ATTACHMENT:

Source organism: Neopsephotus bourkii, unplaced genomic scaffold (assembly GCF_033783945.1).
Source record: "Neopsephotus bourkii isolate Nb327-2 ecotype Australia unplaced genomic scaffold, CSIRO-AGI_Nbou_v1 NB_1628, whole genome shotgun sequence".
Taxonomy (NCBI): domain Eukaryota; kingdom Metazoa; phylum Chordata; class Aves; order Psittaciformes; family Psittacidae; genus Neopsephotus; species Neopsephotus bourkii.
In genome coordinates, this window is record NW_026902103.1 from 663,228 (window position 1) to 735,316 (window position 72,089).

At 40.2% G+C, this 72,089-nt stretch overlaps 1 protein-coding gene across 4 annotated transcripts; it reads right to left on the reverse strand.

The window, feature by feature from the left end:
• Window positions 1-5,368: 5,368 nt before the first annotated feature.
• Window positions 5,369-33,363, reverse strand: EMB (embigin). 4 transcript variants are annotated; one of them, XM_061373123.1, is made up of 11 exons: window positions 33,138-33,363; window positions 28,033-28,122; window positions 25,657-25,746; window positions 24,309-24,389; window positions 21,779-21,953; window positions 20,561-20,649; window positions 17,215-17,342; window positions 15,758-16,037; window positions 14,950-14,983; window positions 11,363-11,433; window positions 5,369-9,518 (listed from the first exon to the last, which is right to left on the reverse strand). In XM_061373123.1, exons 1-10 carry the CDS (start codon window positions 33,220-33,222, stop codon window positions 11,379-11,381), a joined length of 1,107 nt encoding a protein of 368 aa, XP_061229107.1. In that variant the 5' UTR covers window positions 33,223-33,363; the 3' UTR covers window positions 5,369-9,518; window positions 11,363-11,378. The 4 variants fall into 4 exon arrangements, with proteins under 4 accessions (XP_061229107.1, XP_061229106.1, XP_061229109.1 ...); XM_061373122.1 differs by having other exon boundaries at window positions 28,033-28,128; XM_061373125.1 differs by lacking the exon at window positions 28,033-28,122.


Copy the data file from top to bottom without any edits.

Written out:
Source organism: Neopsephotus bourkii, unplaced genomic scaffold (assembly GCF_033783945.1).
Source record: "Neopsephotus bourkii isolate Nb327-2 ecotype Australia unplaced genomic scaffold, CSIRO-AGI_Nbou_v1 NB_1628, whole genome shotgun sequence".
Taxonomy (NCBI): domain Eukaryota; kingdom Metazoa; phylum Chordata; class Aves; order Psittaciformes; family Psittacidae; genus Neopsephotus; species Neopsephotus bourkii.
In genome coordinates, this window is record NW_026902103.1 from 663,228 (window position 1) to 735,316 (window position 72,089).

At 40.2% G+C, this 72,089-nt stretch overlaps 1 protein-coding gene across 4 annotated transcripts; it reads right to left on the reverse strand.

The window, feature by feature from the left end:
• Window positions 1-5,368: 5,368 nt before the first annotated feature.
• Window positions 5,369-33,363, reverse strand: EMB (embigin). 4 transcript variants are annotated; one of them, XM_061373123.1, is made up of 11 exons: window positions 33,138-33,363; window positions 28,033-28,122; window positions 25,657-25,746; window positions 24,309-24,389; window positions 21,779-21,953; window positions 20,561-20,649; window positions 17,215-17,342; window positions 15,758-16,037; window positions 14,950-14,983; window positions 11,363-11,433; window positions 5,369-9,518 (listed from the first exon to the last, which is right to left on the reverse strand). In XM_061373123.1, exons 1-10 carry the CDS (start codon window positions 33,220-33,222, stop codon window positions 11,379-11,381), a joined length of 1,107 nt encoding a protein of 368 aa, XP_061229107.1. In that variant the 5' UTR covers window positions 33,223-33,363; the 3' UTR covers window positions 5,369-9,518; window positions 11,363-11,378. The 4 variants fall into 4 exon arrangements, with proteins under 4 accessions (XP_061229107.1, XP_061229106.1, XP_061229109.1 ...); XM_061373122.1 differs by having other exon boundaries at window positions 28,033-28,128; XM_061373125.1 differs by lacking the exon at window positions 28,033-28,122.